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In gcc you can declare a thread local variable, for example, as shown below.

__thread long thread_local_variable;

Also, in gcc you can specify a variable to use a certain register, for example, as shown below.

long register_variable asm ("r15" );

I want to combine these two concepts, that is, I want to declare a thread local variable that uses a certain register. How can I do that?

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__thread long var asm("r15"); ? –  BlackBear Apr 3 '12 at 14:16
    
Doesn't seem to work. –  user1018562 Apr 3 '12 at 14:18
    
What happens when #threads > #cores? –  jason Apr 3 '12 at 14:22
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Jason: It does not depend upon number of cores. Even say you have one core, you can still have multiple threads and each thread has its own register sets. –  user1018562 Apr 3 '12 at 14:28

4 Answers 4

up vote 3 down vote accepted

You don't need to do anything special. Your example:

long register_variable asm ("r15" );

is already declaring a thread-local variable, merely due to the fact that each thread has its own set of register values.

There is no possible way to make GCC's global register-storage variables shareable between threads. The fact that this is not well documented speaks to how ill-thought-out and hackish the whole idea of register-storage global variables is...

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If you think about it, that couldn't work.

For a thread local variable, each thread needs it's own instance of storage. There's only a single r15 register (or one per core. more precisely), so there's simply no place to put the storage for additional threads.

Also, to put it in GCC's documentation's terms:

The __thread specifier may be used alone, with the extern or static specifiers, but with no other storage class specifier.

the register keyword is a storage class specifier, so cannot be used with __thread.

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But each thread has its own register sets, which is saved by the scheduler when the thread is interrupted or yield to the kernel and restored when it is rescheduled. Right? Otherwise, you would never be able to run more threads than number of cores. –  user1018562 Apr 3 '12 at 14:26
    
@user1018562: When the address-of operator is applied to a thread-local variable, it is evaluated at run-time and returns the address of the current thread's instance of that variable. An address so obtained may be used by any thread. This pretty much excludes the possibility 'thread local registers' –  ArjunShankar Apr 3 '12 at 14:29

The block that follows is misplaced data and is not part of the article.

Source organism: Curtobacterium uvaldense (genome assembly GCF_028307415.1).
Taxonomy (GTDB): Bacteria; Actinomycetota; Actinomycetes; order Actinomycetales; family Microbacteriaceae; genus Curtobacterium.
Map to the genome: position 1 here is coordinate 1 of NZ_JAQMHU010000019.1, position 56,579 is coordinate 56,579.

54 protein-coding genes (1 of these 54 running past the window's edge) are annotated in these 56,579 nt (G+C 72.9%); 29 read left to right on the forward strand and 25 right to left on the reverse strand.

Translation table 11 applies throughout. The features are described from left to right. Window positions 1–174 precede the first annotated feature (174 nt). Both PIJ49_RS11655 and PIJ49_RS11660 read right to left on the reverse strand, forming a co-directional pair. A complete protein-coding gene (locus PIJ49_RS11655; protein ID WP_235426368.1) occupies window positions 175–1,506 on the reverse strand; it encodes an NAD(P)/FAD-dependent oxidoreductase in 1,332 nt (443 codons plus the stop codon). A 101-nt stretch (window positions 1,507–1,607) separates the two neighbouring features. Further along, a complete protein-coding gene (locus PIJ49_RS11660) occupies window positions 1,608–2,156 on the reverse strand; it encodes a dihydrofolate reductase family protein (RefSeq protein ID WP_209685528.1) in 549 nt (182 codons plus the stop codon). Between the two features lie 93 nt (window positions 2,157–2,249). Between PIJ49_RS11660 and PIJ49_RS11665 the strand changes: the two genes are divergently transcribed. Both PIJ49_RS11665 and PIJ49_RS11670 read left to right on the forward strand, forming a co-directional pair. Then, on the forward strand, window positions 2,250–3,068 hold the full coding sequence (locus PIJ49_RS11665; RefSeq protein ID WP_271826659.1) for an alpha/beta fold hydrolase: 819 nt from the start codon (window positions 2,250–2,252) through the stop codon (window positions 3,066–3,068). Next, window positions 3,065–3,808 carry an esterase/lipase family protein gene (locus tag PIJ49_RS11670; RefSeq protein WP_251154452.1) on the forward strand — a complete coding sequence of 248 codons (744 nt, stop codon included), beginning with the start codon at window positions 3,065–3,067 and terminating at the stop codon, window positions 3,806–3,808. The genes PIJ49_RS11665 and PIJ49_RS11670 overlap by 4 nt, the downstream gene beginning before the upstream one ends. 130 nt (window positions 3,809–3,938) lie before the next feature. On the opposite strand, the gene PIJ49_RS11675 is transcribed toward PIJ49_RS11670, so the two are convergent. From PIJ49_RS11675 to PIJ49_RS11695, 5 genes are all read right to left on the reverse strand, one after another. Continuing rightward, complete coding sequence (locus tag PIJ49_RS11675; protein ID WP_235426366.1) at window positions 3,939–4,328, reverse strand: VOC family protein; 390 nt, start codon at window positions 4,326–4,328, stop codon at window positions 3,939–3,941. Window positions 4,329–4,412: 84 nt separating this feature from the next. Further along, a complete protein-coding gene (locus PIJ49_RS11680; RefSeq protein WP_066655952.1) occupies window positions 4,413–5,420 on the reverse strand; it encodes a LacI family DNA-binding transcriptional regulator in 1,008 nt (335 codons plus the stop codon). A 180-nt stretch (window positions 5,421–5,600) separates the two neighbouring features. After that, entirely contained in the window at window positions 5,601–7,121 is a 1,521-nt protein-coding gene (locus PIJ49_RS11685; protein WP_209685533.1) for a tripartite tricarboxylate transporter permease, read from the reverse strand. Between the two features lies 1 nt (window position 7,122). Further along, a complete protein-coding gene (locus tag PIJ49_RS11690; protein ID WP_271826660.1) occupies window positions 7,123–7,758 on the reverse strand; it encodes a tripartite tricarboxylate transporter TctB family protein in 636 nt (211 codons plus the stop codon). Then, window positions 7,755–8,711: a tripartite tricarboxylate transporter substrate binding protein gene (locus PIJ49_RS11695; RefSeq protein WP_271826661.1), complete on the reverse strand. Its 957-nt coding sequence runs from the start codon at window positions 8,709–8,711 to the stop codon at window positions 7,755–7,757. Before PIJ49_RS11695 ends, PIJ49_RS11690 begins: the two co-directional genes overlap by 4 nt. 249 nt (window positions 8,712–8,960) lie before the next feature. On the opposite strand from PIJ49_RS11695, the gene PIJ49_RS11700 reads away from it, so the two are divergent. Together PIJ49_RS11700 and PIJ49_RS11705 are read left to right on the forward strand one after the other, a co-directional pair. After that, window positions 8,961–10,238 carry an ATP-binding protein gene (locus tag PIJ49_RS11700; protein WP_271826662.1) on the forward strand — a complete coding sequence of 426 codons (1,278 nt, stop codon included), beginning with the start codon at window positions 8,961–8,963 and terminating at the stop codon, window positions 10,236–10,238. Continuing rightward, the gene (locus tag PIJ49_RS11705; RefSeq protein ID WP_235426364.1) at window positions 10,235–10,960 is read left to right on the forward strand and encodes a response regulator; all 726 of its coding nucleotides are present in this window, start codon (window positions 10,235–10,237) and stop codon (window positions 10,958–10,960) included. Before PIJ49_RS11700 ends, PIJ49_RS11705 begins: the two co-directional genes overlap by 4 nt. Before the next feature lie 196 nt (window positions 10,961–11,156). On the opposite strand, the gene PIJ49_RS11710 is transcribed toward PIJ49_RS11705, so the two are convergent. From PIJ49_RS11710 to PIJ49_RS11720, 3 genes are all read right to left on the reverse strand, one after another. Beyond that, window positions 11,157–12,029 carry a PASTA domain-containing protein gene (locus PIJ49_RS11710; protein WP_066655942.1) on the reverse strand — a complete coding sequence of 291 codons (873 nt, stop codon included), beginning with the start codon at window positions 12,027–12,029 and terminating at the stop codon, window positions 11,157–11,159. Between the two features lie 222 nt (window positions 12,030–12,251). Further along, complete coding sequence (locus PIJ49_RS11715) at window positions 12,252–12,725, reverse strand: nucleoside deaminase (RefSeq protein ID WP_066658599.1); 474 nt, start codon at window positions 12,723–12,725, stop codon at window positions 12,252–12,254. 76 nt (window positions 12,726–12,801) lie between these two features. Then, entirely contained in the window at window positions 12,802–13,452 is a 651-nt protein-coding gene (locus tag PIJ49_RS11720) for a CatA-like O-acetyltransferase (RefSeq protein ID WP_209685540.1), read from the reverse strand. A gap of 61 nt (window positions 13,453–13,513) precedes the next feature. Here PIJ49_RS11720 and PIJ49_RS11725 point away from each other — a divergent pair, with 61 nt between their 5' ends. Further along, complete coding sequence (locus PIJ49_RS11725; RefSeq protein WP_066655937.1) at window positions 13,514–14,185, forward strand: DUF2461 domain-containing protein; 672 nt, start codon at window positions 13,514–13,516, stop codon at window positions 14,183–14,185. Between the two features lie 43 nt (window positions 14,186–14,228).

@user1018562: I suppose you have a point there. I think one could possibly implement things such that it could work that way. But I imagine that the way that GCC implements register-specific variables probably just doesn't 'fit' well with how GCC implements thread locals. There are a number of limitations and caveats on both types of variables, and the combination of the two extensions probably wasn't seen as important enough for the effort (if it was even considered as a possibility). –  Michael Burr Apr 3 '12 at 15:02
    
@ArjunShankar: register-class variables cannot have their addresses taken, so it's irrelevant. –  R.. Apr 4 '12 at 1:46

When threads swap out, they typically save the entire register state of the processor onto a stack somewhere. When the thread is restored, the register state is read from memory back into the registers.

So, if the language you used allowed it then you could in theory make this work. Each thread would have its own copy of the r15 register while it was running. However...

GCC Thread storage just wasn't designed that way. It stores the data in RAM somewhere, so you can later pass the pointer to another thread if you want to.

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If you think of it, you don't need anything special for it. register variables always have a lifetime that is the current invocation of the function in which they are defined. These always are "thread local" variables.

The gcc extension __thread and the C11 feature _Thread_local are completely different concepts. They specify that a variable of static storage is instantiated on a per thread base. These kind of variables are never register variables. The register keyword in C forbids you to take the address of a variable, and forces the variable otherwise to be similar to auto variables.

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I think OP was talking about GCC's register-storage global variables, a GCC extension. These are of course naturally/inherently thread-local since each thread has its own set of registers. –  R.. Apr 4 '12 at 1:47

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